Assimilation among Immigrant Adolescents: Neighborhood Context and Parental Control

Emily Greenman, University of Michigan

Segmented assimilation theory argues that there are many possible pathways of assimilation for immigrants to follow. This paper explores determinants of assimilation trajectories among immigrant families. Segmented assimilation theory predicts that the consequences of assimilation should differ according to local context. This theoretical framework implicitly assumes that immigrant families are passive agents subject to the influence of their local environments. However, if immigrant families experience divergent outcomes depending on local context, they may anticipate these consequences and adjust their assimilation behavior accordingly. It therefore follows that the decision of whether and how to assimilate may also depend on local context. I investigate the hypothesis that neighborhood socioeconomic status affects how immigrant parents guide their children’s assimilation processes, and that therefore immigrant children’s degree of assimilation varies systematically according to neighborhood SES. I operationalize assimilation as the degree of similarity between immigrant and non-immigrant youth with respect to peer-influenced at-risk behaviors.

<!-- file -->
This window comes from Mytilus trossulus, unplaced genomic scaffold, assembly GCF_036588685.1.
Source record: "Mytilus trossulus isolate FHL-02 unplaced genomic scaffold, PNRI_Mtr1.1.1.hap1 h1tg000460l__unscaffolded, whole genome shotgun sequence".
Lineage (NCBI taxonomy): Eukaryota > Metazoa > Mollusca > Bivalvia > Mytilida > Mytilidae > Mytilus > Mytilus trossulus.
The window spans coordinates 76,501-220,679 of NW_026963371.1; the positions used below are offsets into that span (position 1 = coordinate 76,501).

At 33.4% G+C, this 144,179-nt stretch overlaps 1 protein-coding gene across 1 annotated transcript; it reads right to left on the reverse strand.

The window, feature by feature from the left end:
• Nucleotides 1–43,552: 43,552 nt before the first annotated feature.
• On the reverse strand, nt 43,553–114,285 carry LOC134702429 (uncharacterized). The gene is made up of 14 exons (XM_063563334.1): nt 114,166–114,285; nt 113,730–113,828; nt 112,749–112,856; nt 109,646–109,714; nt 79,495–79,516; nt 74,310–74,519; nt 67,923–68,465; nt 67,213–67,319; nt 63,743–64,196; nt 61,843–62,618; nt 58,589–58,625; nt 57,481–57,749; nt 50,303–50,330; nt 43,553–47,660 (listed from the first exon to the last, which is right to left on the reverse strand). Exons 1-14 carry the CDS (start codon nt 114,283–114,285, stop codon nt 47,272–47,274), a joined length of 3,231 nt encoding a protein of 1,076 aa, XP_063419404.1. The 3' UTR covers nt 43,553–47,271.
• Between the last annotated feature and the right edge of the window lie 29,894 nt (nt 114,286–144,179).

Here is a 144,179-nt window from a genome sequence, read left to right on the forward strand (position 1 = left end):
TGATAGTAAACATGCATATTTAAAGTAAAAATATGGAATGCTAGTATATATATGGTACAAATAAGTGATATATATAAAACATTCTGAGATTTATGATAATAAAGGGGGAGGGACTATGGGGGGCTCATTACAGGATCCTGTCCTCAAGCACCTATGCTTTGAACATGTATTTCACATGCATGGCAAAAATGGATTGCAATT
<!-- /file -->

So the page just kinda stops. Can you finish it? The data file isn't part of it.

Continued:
See extended abstract

Presented in Session 166: Neighborhoods, Social Connectedness, and Immigrant Group Incorporation